If there is then there is a good chance they will eventually end up doing it anyway - so they might as well do it to start with.

    IMO.

     

    Grant

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  • BeO

    Hi Grant,

    my point is that even now the grid cannot show the full file name if it is long, depending on the zoom level, alignment of the grid etc. So, it is already not perfect, and adding new field cannot make it worse.

    What annoys me with the grid is actually the wasted space. My prefeered thumbnail size in a horizontal browser is almost unusable, which is the only resson I have it vertically, which is a bit better. So, there is unfortunately not something like a carefully programmed perfect grid layout which works for every setting, which the new request would destroy and trigger a rewrite of the grid. I suppose it is just a standard grid with standard functionality and thats it. A new line would not destroy anything, maybe make other zoom levels more usavle and some others less usable. If the new line is an option, it would behave the same as today.

    A popup is not needed if a tool can be used e.g. The metadata. A configurable tool tip could halfway  suffice.

    Apparently you fear that a new optional and configurable line would cause more dissatisfaction amongst users than it would cause satisfaction based on your experience of never satisfied critical users. I know from first hand exactly what you mean but I believe the contrary is true, everybody is complaining about something in their life they bought because it has some issues, and if it becomes better the next time they buy it they eventually complain the improvements are not enough, but part of the job is to accept this human behavior. And actually they keep buying it and are happy that they have it even though it is not perfect.

    Regards

    BeO

    P.S. You're welcome.

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  • SFA

    BeO,

    I like your optimism about users.

    Your observation is correct in most cases  - people eventually find things they thought worth complaint are not worth the complaints and, reasonably often, they may even come to like and appreciate something they once disliked.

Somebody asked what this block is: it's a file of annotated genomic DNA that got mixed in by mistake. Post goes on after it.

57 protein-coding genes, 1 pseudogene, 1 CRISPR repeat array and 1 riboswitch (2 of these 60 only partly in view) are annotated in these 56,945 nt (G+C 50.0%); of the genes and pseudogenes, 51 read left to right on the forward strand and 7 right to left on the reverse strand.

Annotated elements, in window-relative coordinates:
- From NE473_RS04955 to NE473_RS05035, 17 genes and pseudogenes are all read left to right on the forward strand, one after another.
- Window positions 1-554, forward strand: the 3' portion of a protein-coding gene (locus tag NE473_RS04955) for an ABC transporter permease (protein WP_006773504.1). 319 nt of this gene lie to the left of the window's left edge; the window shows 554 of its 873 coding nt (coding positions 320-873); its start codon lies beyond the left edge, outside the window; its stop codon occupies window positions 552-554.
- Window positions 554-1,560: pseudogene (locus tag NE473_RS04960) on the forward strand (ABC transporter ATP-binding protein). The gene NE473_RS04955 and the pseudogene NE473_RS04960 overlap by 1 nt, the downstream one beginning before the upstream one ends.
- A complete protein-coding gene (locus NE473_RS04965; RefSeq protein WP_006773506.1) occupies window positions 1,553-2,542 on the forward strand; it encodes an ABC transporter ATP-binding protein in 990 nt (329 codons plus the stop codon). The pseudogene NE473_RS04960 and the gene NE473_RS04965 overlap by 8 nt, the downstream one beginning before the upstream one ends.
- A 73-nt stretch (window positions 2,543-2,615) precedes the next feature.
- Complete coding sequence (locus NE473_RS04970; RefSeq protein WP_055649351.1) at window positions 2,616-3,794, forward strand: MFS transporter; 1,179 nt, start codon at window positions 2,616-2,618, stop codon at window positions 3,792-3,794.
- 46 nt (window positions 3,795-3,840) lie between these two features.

It may all have been about nothing more than unwelcome change at the time. Or "fear" of change.

    Within a small community of users  - say within a business - any change that actually makes it through an implementation process can quite quickly become accepted and "the new normal".

    In a public commercial operations with a growing (or maybe just constantly changing) user base and a reputation that is somewhat influenced by social media the dynamics are likely a little different.

    That thought makes me wonder whether the old adage about software development - that 90% of all requests are never used by the person requesting them and the other 10% are not used in the way intended by the design - is till true in the agile age for end user desk top software. For much of the special needs beyond the basic functionality It may still be true.

    Perhaps the solution is to re-program the people and not the software?

    ;)

    After all if we take your observation that (most?)  people will eventually accept whet they are given (or something like that ...) then they would save themselves a lot of angst by accepting it for what it is in the first place. Or rejecting it and looking elsewhere. But perhaps the ultimate acceptance only comes about after resistance to their opinions - whether the resistance is active or passive may not matter other than to the complainer's degree of perceived frustration.

    We (Or rather, I) are (am)  probably straying much to far off topic for this thread.

    Grant

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  • ericnepean

    I started my no longer used Aperture SW, to see what they did. As many have said, Aperture had a very good DAM functionality.

    Aperture allows one to chose any EXIF or IPTC field for display beneath the thumbnail, and below the image in the viewer.

    If the bottom of the image is shorter than the text, too bad, the text is truncated. If you want to see more, well then increase the size of the thumbnails in the browser. Want to see more thumbnails - decrease the size of the thumbnails. Some of the text is truncated. As a user, you learn to put the key Metadata on the left, and progressively less interesting to the right. I founnd it quite functional and I've never heard of a user complaining of it.